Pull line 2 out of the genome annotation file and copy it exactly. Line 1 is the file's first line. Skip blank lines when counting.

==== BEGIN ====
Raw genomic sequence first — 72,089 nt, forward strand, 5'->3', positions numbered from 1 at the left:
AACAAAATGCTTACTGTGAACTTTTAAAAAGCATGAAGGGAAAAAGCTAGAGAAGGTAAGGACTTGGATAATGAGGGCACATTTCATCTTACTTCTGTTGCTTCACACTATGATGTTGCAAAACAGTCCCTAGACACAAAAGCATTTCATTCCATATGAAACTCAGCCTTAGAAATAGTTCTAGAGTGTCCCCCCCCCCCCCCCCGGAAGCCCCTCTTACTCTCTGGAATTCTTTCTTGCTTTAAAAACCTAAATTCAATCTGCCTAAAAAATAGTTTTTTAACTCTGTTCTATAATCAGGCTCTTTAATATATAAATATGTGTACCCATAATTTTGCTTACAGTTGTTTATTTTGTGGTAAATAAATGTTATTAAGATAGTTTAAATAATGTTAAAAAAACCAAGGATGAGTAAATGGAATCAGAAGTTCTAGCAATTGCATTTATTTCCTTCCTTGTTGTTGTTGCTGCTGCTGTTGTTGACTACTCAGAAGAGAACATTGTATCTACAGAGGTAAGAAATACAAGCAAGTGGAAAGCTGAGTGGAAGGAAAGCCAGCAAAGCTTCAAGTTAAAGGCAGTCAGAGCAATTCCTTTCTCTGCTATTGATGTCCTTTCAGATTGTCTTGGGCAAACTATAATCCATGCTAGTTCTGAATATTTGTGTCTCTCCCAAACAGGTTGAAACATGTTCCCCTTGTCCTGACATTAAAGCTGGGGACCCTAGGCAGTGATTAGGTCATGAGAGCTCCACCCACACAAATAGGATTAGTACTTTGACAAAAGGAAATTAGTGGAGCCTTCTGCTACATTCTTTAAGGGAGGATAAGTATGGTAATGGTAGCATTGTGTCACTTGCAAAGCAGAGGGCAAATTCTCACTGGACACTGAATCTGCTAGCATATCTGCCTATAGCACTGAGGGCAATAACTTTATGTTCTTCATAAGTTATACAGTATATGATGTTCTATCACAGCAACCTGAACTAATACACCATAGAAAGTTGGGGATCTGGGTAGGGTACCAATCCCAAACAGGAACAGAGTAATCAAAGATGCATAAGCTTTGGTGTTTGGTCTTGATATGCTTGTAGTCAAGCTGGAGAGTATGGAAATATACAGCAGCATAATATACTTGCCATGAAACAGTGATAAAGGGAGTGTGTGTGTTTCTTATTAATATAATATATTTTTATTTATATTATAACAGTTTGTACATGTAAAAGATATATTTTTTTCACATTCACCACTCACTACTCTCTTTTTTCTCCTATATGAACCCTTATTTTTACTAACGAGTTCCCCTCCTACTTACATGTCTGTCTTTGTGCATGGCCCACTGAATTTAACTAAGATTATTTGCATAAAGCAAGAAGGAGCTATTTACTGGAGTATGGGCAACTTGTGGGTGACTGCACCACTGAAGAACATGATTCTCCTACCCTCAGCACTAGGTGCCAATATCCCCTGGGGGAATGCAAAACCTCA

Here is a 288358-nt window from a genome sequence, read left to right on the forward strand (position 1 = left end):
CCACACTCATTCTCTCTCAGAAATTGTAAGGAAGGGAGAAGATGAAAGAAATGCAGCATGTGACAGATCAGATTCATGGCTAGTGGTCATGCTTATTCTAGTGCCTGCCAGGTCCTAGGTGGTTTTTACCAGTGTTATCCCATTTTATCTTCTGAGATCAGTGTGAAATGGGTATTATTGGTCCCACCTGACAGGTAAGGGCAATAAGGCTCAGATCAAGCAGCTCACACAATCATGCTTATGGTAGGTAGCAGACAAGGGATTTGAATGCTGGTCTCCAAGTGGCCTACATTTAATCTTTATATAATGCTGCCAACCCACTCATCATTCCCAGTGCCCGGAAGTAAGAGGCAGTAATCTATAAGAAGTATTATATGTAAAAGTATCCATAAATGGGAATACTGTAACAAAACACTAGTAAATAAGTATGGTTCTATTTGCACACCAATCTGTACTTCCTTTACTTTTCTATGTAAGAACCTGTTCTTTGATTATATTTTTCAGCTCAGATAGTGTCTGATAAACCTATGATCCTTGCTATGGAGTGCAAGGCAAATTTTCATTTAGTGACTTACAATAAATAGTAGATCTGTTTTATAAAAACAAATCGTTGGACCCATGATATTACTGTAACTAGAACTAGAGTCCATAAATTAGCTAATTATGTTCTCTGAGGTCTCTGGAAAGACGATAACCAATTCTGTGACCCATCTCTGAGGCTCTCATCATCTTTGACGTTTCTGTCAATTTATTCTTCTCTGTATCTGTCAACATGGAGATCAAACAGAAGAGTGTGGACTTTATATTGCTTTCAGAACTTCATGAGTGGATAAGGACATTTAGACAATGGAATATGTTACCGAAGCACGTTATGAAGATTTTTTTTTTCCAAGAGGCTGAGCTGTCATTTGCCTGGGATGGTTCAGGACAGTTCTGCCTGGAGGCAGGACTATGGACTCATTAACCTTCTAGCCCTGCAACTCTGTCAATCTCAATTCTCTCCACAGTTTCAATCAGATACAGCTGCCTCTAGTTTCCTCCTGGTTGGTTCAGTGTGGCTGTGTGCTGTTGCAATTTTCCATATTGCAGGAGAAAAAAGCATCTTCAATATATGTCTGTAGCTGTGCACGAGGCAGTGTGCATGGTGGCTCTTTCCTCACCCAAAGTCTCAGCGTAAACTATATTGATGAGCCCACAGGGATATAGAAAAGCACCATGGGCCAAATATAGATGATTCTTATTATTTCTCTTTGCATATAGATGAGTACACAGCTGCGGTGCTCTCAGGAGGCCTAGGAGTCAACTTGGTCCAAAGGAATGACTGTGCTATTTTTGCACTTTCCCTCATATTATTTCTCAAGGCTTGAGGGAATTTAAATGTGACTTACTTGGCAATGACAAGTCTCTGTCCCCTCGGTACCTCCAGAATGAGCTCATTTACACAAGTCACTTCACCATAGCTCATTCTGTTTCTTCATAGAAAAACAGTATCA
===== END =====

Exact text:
AACAAAATGCTTACTGTGAACTTTTAAAAAGCATGAAGGGAAAAAGCTAGAGAAGGTAAGGACTTGGATAATGAGGGCACATTTCATCTTACTTCTGTTGCTTCACACTATGATGTTGCAAAACAGTCCCTAGACACAAAAGCATTTCATTCCATATGAAACTCAGCCTTAGAAATAGTTCTAGAGTGTCCCCCCCCCCCCCCCCGGAAGCCCCTCTTACTCTCTGGAATTCTTTCTTGCTTTAAAAACCTAAATTCAATCTGCCTAAAAAATAGTTTTTTAACTCTGTTCTATAATCAGGCTCTTTAATATATAAATATGTGTACCCATAATTTTGCTTACAGTTGTTTATTTTGTGGTAAATAAATGTTATTAAGATAGTTTAAATAATGTTAAAAAAACCAAGGATGAGTAAATGGAATCAGAAGTTCTAGCAATTGCATTTATTTCCTTCCTTGTTGTTGTTGCTGCTGCTGTTGTTGACTACTCAGAAGAGAACATTGTATCTACAGAGGTAAGAAATACAAGCAAGTGGAAAGCTGAGTGGAAGGAAAGCCAGCAAAGCTTCAAGTTAAAGGCAGTCAGAGCAATTCCTTTCTCTGCTATTGATGTCCTTTCAGATTGTCTTGGGCAAACTATAATCCATGCTAGTTCTGAATATTTGTGTCTCTCCCAAACAGGTTGAAACATGTTCCCCTTGTCCTGACATTAAAGCTGGGGACCCTAGGCAGTGATTAGGTCATGAGAGCTCCACCCACACAAATAGGATTAGTACTTTGACAAAAGGAAATTAGTGGAGCCTTCTGCTACATTCTTTAAGGGAGGATAAGTATGGTAATGGTAGCATTGTGTCACTTGCAAAGCAGAGGGCAAATTCTCACTGGACACTGAATCTGCTAGCATATCTGCCTATAGCACTGAGGGCAATAACTTTATGTTCTTCATAAGTTATACAGTATATGATGTTCTATCACAGCAACCTGAACTAATACACCATAGAAAGTTGGGGATCTGGGTAGGGTACCAATCCCAAACAGGAACAGAGTAATCAAAGATGCATAAGCTTTGGTGTTTGGTCTTGATATGCTTGTAGTCAAGCTGGAGAGTATGGAAATATACAGCAGCATAATATACTTGCCATGAAACAGTGATAAAGGGAGTGTGTGTGTTTCTTATTAATATAATATATTTTTATTTATATTATAACAGTTTGTACATGTAAAAGATATATTTTTTTCACATTCACCACTCACTACTCTCTTTTTTCTCCTATATGAACCCTTATTTTTACTAACGAGTTCCCCTCCTACTTACATGTCTGTCTTTGTGCATGGCCCACTGAATTTAACTAAGATTATTTGCATAAAGCAAGAAGGAGCTATTTACTGGAGTATGGGCAACTTGTGGGTGACTGCACCACTGAAGAACATGATTCTCCTACCCTCAGCACTAGGTGCCAATATCCCCTGGGGGAATGCAAAACCTCA